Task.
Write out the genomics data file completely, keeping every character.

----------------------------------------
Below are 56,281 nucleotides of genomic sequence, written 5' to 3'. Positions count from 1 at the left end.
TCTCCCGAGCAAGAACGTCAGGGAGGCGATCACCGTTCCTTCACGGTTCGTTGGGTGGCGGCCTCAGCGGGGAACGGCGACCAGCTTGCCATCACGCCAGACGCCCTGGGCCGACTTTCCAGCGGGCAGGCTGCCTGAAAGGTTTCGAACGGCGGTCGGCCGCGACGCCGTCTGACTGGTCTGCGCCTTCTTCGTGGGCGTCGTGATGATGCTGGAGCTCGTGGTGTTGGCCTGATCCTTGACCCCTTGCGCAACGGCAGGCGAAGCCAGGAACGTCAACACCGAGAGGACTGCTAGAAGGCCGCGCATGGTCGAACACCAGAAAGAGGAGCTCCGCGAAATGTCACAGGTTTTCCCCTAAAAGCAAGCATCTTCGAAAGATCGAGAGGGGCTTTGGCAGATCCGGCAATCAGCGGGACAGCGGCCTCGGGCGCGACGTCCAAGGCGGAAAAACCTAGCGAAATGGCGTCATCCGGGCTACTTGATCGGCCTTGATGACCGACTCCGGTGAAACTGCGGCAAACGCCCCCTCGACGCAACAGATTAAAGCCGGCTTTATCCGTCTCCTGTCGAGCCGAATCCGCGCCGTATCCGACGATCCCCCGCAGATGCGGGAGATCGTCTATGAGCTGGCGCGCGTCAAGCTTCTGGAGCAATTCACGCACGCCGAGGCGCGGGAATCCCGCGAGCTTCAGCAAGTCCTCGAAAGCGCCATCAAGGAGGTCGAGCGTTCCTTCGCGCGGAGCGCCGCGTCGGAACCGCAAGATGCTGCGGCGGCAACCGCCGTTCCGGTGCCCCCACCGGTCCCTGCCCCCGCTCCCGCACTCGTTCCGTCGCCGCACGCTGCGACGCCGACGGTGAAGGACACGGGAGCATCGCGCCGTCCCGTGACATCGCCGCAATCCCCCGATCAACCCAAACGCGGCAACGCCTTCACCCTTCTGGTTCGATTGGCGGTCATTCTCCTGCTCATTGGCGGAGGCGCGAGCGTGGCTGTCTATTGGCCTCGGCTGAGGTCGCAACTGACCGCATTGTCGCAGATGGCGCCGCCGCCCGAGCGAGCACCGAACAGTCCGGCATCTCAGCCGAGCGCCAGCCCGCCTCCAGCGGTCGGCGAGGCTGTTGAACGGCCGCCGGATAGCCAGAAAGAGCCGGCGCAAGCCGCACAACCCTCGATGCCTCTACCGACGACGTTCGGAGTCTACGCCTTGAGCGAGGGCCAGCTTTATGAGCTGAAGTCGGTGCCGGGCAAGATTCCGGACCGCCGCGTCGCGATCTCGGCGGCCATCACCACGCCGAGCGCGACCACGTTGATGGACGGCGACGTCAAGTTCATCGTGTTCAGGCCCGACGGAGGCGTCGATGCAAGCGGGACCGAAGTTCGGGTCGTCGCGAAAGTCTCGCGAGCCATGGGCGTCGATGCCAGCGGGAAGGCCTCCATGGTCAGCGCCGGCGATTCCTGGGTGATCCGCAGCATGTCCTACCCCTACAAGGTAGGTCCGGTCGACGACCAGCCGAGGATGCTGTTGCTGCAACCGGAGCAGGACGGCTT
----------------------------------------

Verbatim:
Below are 56,281 nucleotides of genomic sequence, written 5' to 3'. Positions count from 1 at the left end.
TCTCCCGAGCAAGAACGTCAGGGAGGCGATCACCGTTCCTTCACGGTTCGTTGGGTGGCGGCCTCAGCGGGGAACGGCGACCAGCTTGCCATCACGCCAGACGCCCTGGGCCGACTTTCCAGCGGGCAGGCTGCCTGAAAGGTTTCGAACGGCGGTCGGCCGCGACGCCGTCTGACTGGTCTGCGCCTTCTTCGTGGGCGTCGTGATGATGCTGGAGCTCGTGGTGTTGGCCTGATCCTTGACCCCTTGCGCAACGGCAGGCGAAGCCAGGAACGTCAACACCGAGAGGACTGCTAGAAGGCCGCGCATGGTCGAACACCAGAAAGAGGAGCTCCGCGAAATGTCACAGGTTTTCCCCTAAAAGCAAGCATCTTCGAAAGATCGAGAGGGGCTTTGGCAGATCCGGCAATCAGCGGGACAGCGGCCTCGGGCGCGACGTCCAAGGCGGAAAAACCTAGCGAAATGGCGTCATCCGGGCTACTTGATCGGCCTTGATGACCGACTCCGGTGAAACTGCGGCAAACGCCCCCTCGACGCAACAGATTAAAGCCGGCTTTATCCGTCTCCTGTCGAGCCGAATCCGCGCCGTATCCGACGATCCCCCGCAGATGCGGGAGATCGTCTATGAGCTGGCGCGCGTCAAGCTTCTGGAGCAATTCACGCACGCCGAGGCGCGGGAATCCCGCGAGCTTCAGCAAGTCCTCGAAAGCGCCATCAAGGAGGTCGAGCGTTCCTTCGCGCGGAGCGCCGCGTCGGAACCGCAAGATGCTGCGGCGGCAACCGCCGTTCCGGTGCCCCCACCGGTCCCTGCCCCCGCTCCCGCACTCGTTCCGTCGCCGCACGCTGCGACGCCGACGGTGAAGGACACGGGAGCATCGCGCCGTCCCGTGACATCGCCGCAATCCCCCGATCAACCCAAACGCGGCAACGCCTTCACCCTTCTGGTTCGATTGGCGGTCATTCTCCTGCTCATTGGCGGAGGCGCGAGCGTGGCTGTCTATTGGCCTCGGCTGAGGTCGCAACTGACCGCATTGTCGCAGATGGCGCCGCCGCCCGAGCGAGCACCGAACAGTCCGGCATCTCAGCCGAGCGCCAGCCCGCCTCCAGCGGTCGGCGAGGCTGTTGAACGGCCGCCGGATAGCCAGAAAGAGCCGGCGCAAGCCGCACAACCCTCGATGCCTCTACCGACGACGTTCGGAGTCTACGCCTTGAGCGAGGGCCAGCTTTATGAGCTGAAGTCGGTGCCGGGCAAGATTCCGGACCGCCGCGTCGCGATCTCGGCGGCCATCACCACGCCGAGCGCGACCACGTTGATGGACGGCGACGTCAAGTTCATCGTGTTCAGGCCCGACGGAGGCGTCGATGCAAGCGGGACCGAAGTTCGGGTCGTCGCGAAAGTCTCGCGAGCCATGGGCGTCGATGCCAGCGGGAAGGCCTCCATGGTCAGCGCCGGCGATTCCTGGGTGATCCGCAGCATGTCCTACCCCTACAAGGTAGGTCCGGTCGACGACCAGCCGAGGATGCTGTTGCTGCAACCGGAGCAGGACGGCTT